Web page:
Improvements needed to reduce complaints about VicRoads: Ombudsman

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Victorians lodged more than 800 complaints about VicRoads with the Victorian Ombudsman last financial year, with many of the issues having serious financial, practical and emotional consequences for those involved.

Tabling her report on VicRoads complaints in the Victorian Parliament today, Ombudsman Deborah Glass said there were common themes to the complaints, including:

  • The transfer of registration process: In some cases, VicRoads transfers registration from a ‘seller’ to a buyer even if it has only part of the information needed to properly identify both parties to the transfer. This can result in people having vehicles transferred out of their name without their knowledge or consent, enabling fraud and theft.
  • People incurring fines and demerit points for driving unregistered vehicles, after their renewal notice was sent to a wrong address even though they had updated their address with VicRoads.
  • VicRoads taking months to refund people for cancelled registrations or overpaid fees.
  • Unfair exercise of discretion.

“VicRoads can sometimes be quick to charge but slow to refund, leading to financial hardship,” Ms Glass said. “In one case, a woman was mistakenly charged more than $1,300 extra for her registration renewal and was still waiting for repayment when she contacted my office three months later.”

Ms Glass said VicRoads had accepted all of her proposals for improvement.

“I am pleased that VicRoads acknowledges improvements are needed and has worked with us to resolve many of these complaints,” Ms Glass said. “But given the number of people affected by these issues, and the human cost of VicRoads’ shortcomings, we have encouraged them to look for interim solutions as well as long-term ones. Some of these issues will not be fixed properly without major investment in systems, which will take time and money.”

Some of the interim solutions include: staff escalating applications for transfer or registration where signatures were missing or where details did not match the Register of motor vehicles; providing guidance for staff on when to exercise discretion; and prioritising the payment of refunds when VicRoads has made a mistake.

Read the report: VicRoads complaints

Media contact: 0409 936 235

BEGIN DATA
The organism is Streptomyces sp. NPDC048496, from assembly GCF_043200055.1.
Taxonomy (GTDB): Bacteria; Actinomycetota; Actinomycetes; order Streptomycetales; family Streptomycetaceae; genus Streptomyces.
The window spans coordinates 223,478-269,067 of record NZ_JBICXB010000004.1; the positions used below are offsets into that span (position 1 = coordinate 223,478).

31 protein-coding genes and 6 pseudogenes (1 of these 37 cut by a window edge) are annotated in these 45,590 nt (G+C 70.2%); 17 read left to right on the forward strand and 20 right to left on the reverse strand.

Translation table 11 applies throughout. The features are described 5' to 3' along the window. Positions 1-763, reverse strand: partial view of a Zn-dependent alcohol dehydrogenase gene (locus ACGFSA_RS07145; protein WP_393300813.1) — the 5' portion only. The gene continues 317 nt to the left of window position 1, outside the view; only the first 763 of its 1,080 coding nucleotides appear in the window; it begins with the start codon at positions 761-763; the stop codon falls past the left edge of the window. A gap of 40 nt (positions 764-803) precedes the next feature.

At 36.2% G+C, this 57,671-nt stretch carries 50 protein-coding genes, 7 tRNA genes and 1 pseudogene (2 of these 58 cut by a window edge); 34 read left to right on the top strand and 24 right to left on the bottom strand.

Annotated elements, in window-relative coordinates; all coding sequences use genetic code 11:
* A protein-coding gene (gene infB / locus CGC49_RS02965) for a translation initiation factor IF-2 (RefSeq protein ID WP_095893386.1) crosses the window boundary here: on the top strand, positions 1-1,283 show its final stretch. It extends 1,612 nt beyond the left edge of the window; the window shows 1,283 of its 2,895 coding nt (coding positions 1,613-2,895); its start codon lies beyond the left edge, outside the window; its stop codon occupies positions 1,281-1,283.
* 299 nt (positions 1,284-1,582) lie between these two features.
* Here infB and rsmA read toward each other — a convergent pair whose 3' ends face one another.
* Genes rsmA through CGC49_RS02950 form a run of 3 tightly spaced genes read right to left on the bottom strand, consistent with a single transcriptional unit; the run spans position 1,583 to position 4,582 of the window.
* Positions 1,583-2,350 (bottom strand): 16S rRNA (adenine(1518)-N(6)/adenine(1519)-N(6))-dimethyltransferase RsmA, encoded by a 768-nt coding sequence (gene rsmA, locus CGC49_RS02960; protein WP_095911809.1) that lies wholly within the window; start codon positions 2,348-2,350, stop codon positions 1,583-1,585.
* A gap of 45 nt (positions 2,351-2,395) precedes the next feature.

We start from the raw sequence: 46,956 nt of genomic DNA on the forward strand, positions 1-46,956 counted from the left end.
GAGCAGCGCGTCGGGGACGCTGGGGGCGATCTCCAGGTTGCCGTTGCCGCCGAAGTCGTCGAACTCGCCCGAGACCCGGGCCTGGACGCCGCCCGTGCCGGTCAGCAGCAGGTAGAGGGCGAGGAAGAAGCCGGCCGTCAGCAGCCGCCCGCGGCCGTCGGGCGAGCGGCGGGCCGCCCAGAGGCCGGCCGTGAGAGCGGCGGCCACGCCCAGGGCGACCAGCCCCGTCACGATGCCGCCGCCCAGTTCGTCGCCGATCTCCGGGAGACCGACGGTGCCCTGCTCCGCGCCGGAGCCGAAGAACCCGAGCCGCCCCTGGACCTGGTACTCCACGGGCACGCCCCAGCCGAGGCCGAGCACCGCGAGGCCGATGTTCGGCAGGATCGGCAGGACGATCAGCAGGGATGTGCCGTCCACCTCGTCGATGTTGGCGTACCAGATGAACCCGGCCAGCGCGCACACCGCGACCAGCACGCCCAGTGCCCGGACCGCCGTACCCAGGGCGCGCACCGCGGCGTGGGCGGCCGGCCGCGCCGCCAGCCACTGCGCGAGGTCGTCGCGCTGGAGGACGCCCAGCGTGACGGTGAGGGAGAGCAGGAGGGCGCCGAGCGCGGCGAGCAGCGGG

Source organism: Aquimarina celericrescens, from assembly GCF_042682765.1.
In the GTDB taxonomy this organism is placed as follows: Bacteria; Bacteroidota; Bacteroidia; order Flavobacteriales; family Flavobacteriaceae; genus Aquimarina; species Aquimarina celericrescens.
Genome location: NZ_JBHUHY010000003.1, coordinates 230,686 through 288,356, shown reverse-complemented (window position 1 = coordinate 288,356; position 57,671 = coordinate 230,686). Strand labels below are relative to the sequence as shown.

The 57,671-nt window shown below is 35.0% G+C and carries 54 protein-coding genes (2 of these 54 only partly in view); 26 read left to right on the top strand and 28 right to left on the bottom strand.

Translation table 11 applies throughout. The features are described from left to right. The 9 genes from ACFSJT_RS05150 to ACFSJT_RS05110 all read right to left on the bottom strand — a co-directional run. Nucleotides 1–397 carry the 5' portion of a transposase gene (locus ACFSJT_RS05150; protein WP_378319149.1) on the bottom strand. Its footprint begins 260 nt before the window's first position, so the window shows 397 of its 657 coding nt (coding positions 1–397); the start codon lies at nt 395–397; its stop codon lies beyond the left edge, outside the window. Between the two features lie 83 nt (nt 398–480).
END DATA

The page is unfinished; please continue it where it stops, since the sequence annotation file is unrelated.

Case study 1

A community legal centre contacted the Ombudsman on behalf of its clients, Joe* and May*. May lent her vehicle to Joe who left it in his friend’s garage while he went overseas. Another person took the vehicle without Joe’s or May’s knowledge and gave it to her friend Michael* who sold it to someone else.

Michael submitted two forms to VicRoads – one transferring registration from Joe to him, and one transferring registration from him to the buyer. VicRoads processed both transfers on the same day, despite its records showing May was the owner and her not having signed the required notice of disposal. The Ombudsman suggested VicRoads offer payment towards the costs May and Joe had incurred, which VicRoads agreed to do.

Case study 2

VicRoads mistakenly changed the address for all three of Naomi’s* vehicles, instead of just the one she requested. She did not receive her registration renewal notices because they were sent to the wrong address. A few months later, the police fined Naomi for driving an unregistered vehicle.

By making enquiries, the Ombudsman confirmed VicRoads had made a mistake in changing her address. VicRoads agreed to refund the cost of the permits Naomi had to purchase to re-register her three vehicles and requested Civic Compliance Victoria withdraw the fine.

Case study 3

Sally’s* driver licence had an alcohol interlock condition. When Sally had her car cleaned at a carwash, the device sounded and two violations were recorded as she did not provide samples. The camera on the device recorded a worker cleaning the car and a plastic cover over the driver’s seat.

After Sally got back in the car the device sounded again and she provided a clean sample.
VicRoads initially refused to withdraw the violations on the basis that it was unclear who was in possession of the vehicle when the device sounded. After the Ombudsman made enquiries, they agreed to withdraw them.

*Names have been changed.